My acclimatization plan so far had been to spend a night at each of 8,000′, 34,000′ (pressurized), sea level, 11,000′, and something over 15,000′. I decided to continue that plan by summiting Nevados Matador Norte (or Sillaianka, 5247m) and Leon Huacanan (or Kuajadajanka, 5421m), two easy peaks on the northern end of the Cordillera Raura. In addition to adjusting to the altitude, this would give me a chance to look at the routes on neighboring harder peaks, assess snow conditions on various aspects throughout the day, and gawk at the nearby Cordillera Huayhuash.
I cowered against the cold in my sleeping bag, watching the sun creep down the other side of the valley, but managed to get going a bit before 7:00, following faint cow-paths north along the west side of the Azuljanka (“cold blue place”), which used to be a continuous ice sheet. I had originally planned to start with Nevado Matador, but it was looking less nevado (snowy) than chossy these days, so I passed it up, gaining the ridge south of Matador Norte via a gully full of morainal debris. Starting a trend for the day, I wasted some time getting cliffed out on glacially-carved slabs. I eventually met the sun at the ridge, where I stopped to put on sunscreen and crampons, then headed up the glacier.
The snow was pleasantly firm as I crunched my way up the glacier, steering wide of anything that looked suspiciously like a crevasse. In general, staying near the broad ridge avoided most trouble. I was still getting used to things being “backwards,” with southern sun and winds from the east leaving most of the glaciers on south and west slopes. As I climbed, I turned back occasionally to check out my potential route up Rumiwayin, and admire the greenish lake left by its glacier’s recession. The slope got a bit steeper below the summit, but was still easy enough to mostly French-step with just one tool.
Much to my surprise, the summit was a small rock knob perfectly sheltered from the wind, so I took some time to “enjoy” my uninspiring food (Ritz crackers or cookies, I forget which) before continuing down the north ridge. After a bit of route-finding getting off the summit, it was an easy glacier-walk to the rocky saddle between Matador and Leon Huacanan. I took off my crampons, made my way through the maze of slabby bulges and choss (glaciated not so long ago), then found a semi-sheltered spot to crampon up again.
The second climb was a bit less straightforward. I started out hiking up the snow ridge, admiring the layers of the limestone uplift to the east, then dropped west to avoid the first of a couple of rocky subpeaks. Much of the rock in the Cordillera Raura is choss, so I chose to deal with the fairly tame glacier instead. The second subpeak on the ridge was smaller, so I chose to go straight over, and lucked out in not being cliffed out on its other side. The final summit ridge presented a few more problems in the form of crevasses and ice-cliffs crossing the ridge, avoided without too much trouble to the left.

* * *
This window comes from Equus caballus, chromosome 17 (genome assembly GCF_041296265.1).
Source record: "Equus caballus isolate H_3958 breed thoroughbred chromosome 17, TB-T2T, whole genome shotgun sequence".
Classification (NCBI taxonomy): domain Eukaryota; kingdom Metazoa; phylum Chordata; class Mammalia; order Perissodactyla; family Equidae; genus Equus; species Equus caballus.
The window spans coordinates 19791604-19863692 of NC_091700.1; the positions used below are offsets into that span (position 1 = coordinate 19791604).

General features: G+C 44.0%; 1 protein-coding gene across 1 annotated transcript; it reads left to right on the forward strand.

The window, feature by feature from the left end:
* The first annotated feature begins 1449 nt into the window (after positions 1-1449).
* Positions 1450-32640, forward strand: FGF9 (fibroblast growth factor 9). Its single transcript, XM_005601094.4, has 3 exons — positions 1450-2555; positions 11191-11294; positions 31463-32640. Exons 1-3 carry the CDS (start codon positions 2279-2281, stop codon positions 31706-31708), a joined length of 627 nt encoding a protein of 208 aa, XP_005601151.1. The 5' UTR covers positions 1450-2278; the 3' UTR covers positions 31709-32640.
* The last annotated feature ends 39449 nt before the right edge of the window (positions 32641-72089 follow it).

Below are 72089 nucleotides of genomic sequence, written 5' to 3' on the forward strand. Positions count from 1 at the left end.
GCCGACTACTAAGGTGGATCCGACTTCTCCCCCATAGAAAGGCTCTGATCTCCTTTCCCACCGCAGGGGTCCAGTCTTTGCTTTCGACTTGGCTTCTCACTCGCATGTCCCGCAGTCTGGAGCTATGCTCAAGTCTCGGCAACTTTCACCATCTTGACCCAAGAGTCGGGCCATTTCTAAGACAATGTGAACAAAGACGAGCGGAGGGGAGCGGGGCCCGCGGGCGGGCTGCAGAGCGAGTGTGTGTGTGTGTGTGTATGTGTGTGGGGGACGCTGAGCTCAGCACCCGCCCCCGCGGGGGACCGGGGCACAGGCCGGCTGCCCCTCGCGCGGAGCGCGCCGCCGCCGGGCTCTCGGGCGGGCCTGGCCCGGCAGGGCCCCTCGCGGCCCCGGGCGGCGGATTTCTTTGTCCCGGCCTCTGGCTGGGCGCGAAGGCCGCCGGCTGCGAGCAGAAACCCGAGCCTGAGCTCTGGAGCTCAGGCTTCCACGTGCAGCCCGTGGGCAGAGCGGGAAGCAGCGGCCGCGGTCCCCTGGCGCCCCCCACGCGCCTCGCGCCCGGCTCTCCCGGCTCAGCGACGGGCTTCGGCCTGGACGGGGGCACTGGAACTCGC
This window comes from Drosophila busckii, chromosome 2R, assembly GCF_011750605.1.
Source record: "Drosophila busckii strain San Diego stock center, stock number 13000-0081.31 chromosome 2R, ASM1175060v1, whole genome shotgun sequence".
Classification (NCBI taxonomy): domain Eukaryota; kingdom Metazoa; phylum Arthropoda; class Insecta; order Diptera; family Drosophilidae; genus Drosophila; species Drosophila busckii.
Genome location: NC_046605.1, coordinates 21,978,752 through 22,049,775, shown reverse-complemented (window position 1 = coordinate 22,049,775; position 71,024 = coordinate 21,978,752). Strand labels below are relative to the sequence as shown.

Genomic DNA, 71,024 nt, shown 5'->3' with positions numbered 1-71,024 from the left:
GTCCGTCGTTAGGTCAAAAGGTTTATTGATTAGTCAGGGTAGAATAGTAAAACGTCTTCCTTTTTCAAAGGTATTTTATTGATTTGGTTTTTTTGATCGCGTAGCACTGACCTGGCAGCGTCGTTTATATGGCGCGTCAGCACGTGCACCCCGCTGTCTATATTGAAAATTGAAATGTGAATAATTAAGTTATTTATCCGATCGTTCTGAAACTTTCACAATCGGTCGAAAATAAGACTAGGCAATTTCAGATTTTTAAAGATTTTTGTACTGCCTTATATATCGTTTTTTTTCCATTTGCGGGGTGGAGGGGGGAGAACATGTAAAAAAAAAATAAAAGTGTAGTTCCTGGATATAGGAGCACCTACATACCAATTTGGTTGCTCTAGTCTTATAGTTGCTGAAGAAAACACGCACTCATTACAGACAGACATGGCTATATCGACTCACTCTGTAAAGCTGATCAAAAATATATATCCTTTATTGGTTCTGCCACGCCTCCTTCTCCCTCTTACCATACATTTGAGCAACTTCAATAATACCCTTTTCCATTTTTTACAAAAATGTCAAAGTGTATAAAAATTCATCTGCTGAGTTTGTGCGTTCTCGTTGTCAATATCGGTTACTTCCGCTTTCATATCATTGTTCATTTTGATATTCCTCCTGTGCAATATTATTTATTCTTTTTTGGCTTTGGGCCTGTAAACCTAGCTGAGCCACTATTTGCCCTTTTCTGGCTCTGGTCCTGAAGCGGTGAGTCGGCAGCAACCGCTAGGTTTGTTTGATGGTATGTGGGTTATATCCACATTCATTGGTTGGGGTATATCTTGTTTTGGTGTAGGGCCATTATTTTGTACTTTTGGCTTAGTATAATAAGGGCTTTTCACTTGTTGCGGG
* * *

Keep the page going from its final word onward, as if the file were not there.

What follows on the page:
Leon Huacanan’s summit was much less pleasant than Matador’s, a broad, wind-swept snow-plain. Still, I stayed a few minutes to enjoy the close-up views of Yerupája and Siula Grande in the Huayhuash to the north before making my descent. The old guide I was using mentioned that the first ascent probably used the west glacier, so I tried that as a descent. The route-finding was a bit tricky at times, with big crevasses at odd angles, but the snow remained surprisingly firm even at mid-day. I had feared it would turn to Rainier-style slush by late morning, but remained nicely consolidated, meaning alpine starts would be less important in the future.
I thought my troubles would be over once I got off the glacier, but I was in for a frustrating afternoon. On my lousy map, it looked like I could simply follow some lakes up the gentle valley west of the peaks to a saddle, then descend to my camp. In reality, the retreating glacier had left a mess of cliffy slabs and loose debris between me and the valley. Once I dealt with that, the terrain continued to kick me in the nuts for most of the day, as I cliffed out, went the long way around lakes, and other frustrating things, all made worse by fatigue and altitude.
When I finally reached my stashed gear, found only thanks to my foresight in waypointing its location, I was happy to filter some water, eat tuna and oil smeared on Hawaiian rolls, and crawl into my bivy as soon as the sun went down between 5:00 and 6:00. Knowing where I stood with the altitude and snow, I planned to have a bit more fun the next day.